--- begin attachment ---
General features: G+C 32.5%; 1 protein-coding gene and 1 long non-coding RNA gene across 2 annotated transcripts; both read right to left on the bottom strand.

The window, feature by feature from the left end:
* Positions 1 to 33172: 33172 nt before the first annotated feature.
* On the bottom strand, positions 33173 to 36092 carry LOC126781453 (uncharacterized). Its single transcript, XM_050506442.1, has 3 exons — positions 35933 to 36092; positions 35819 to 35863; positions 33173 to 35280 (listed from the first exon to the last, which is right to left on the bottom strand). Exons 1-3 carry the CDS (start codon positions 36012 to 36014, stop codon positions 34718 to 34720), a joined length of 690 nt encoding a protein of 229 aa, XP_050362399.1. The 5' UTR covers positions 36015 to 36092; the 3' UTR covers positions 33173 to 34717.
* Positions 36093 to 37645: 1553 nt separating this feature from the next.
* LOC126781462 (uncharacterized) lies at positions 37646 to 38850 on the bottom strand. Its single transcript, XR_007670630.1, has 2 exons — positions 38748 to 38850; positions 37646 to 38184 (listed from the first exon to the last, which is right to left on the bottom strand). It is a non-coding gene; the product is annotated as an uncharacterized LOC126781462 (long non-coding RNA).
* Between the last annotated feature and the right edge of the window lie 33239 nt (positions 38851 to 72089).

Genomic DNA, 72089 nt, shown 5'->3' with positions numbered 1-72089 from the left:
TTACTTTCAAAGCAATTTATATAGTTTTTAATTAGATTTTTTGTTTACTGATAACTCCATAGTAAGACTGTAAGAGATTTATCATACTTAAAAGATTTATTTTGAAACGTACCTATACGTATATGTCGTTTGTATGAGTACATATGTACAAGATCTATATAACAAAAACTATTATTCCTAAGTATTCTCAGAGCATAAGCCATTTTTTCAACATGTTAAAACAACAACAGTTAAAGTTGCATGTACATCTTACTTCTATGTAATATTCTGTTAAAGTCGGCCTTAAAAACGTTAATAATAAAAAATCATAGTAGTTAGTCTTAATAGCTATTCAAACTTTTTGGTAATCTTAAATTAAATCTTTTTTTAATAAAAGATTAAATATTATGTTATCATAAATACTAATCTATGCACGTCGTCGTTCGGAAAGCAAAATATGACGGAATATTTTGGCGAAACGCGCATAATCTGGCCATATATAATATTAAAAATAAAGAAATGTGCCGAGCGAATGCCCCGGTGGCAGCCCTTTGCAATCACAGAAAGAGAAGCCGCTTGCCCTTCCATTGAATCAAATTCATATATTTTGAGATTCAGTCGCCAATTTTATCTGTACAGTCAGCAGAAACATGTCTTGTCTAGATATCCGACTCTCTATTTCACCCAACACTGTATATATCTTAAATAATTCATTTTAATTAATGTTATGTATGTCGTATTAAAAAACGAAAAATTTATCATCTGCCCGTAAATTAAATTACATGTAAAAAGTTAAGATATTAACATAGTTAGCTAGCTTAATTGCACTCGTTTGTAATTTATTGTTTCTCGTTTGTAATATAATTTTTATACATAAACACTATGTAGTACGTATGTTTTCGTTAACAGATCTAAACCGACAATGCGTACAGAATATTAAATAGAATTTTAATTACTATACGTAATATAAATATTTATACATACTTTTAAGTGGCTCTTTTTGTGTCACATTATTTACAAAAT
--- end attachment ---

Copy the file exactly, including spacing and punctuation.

General features: G+C 32.5%; 1 protein-coding gene and 1 long non-coding RNA gene across 2 annotated transcripts; both read right to left on the bottom strand.

The window, feature by feature from the left end:
* Positions 1 to 33172: 33172 nt before the first annotated feature.
* On the bottom strand, positions 33173 to 36092 carry LOC126781453 (uncharacterized). Its single transcript, XM_050506442.1, has 3 exons — positions 35933 to 36092; positions 35819 to 35863; positions 33173 to 35280 (listed from the first exon to the last, which is right to left on the bottom strand). Exons 1-3 carry the CDS (start codon positions 36012 to 36014, stop codon positions 34718 to 34720), a joined length of 690 nt encoding a protein of 229 aa, XP_050362399.1. The 5' UTR covers positions 36015 to 36092; the 3' UTR covers positions 33173 to 34717.
* Positions 36093 to 37645: 1553 nt separating this feature from the next.
* LOC126781462 (uncharacterized) lies at positions 37646 to 38850 on the bottom strand. Its single transcript, XR_007670630.1, has 2 exons — positions 38748 to 38850; positions 37646 to 38184 (listed from the first exon to the last, which is right to left on the bottom strand). It is a non-coding gene; the product is annotated as an uncharacterized LOC126781462 (long non-coding RNA).
* Between the last annotated feature and the right edge of the window lie 33239 nt (positions 38851 to 72089).

Genomic DNA, 72089 nt, shown 5'->3' with positions numbered 1-72089 from the left:
TTACTTTCAAAGCAATTTATATAGTTTTTAATTAGATTTTTTGTTTACTGATAACTCCATAGTAAGACTGTAAGAGATTTATCATACTTAAAAGATTTATTTTGAAACGTACCTATACGTATATGTCGTTTGTATGAGTACATATGTACAAGATCTATATAACAAAAACTATTATTCCTAAGTATTCTCAGAGCATAAGCCATTTTTTCAACATGTTAAAACAACAACAGTTAAAGTTGCATGTACATCTTACTTCTATGTAATATTCTGTTAAAGTCGGCCTTAAAAACGTTAATAATAAAAAATCATAGTAGTTAGTCTTAATAGCTATTCAAACTTTTTGGTAATCTTAAATTAAATCTTTTTTTAATAAAAGATTAAATATTATGTTATCATAAATACTAATCTATGCACGTCGTCGTTCGGAAAGCAAAATATGACGGAATATTTTGGCGAAACGCGCATAATCTGGCCATATATAATATTAAAAATAAAGAAATGTGCCGAGCGAATGCCCCGGTGGCAGCCCTTTGCAATCACAGAAAGAGAAGCCGCTTGCCCTTCCATTGAATCAAATTCATATATTTTGAGATTCAGTCGCCAATTTTATCTGTACAGTCAGCAGAAACATGTCTTGTCTAGATATCCGACTCTCTATTTCACCCAACACTGTATATATCTTAAATAATTCATTTTAATTAATGTTATGTATGTCGTATTAAAAAACGAAAAATTTATCATCTGCCCGTAAATTAAATTACATGTAAAAAGTTAAGATATTAACATAGTTAGCTAGCTTAATTGCACTCGTTTGTAATTTATTGTTTCTCGTTTGTAATATAATTTTTATACATAAACACTATGTAGTACGTATGTTTTCGTTAACAGATCTAAACCGACAATGCGTACAGAATATTAAATAGAATTTTAATTACTATACGTAATATAAATATTTATACATACTTTTAAGTGGCTCTTTTTGTGTCACATTATTTACAAAAT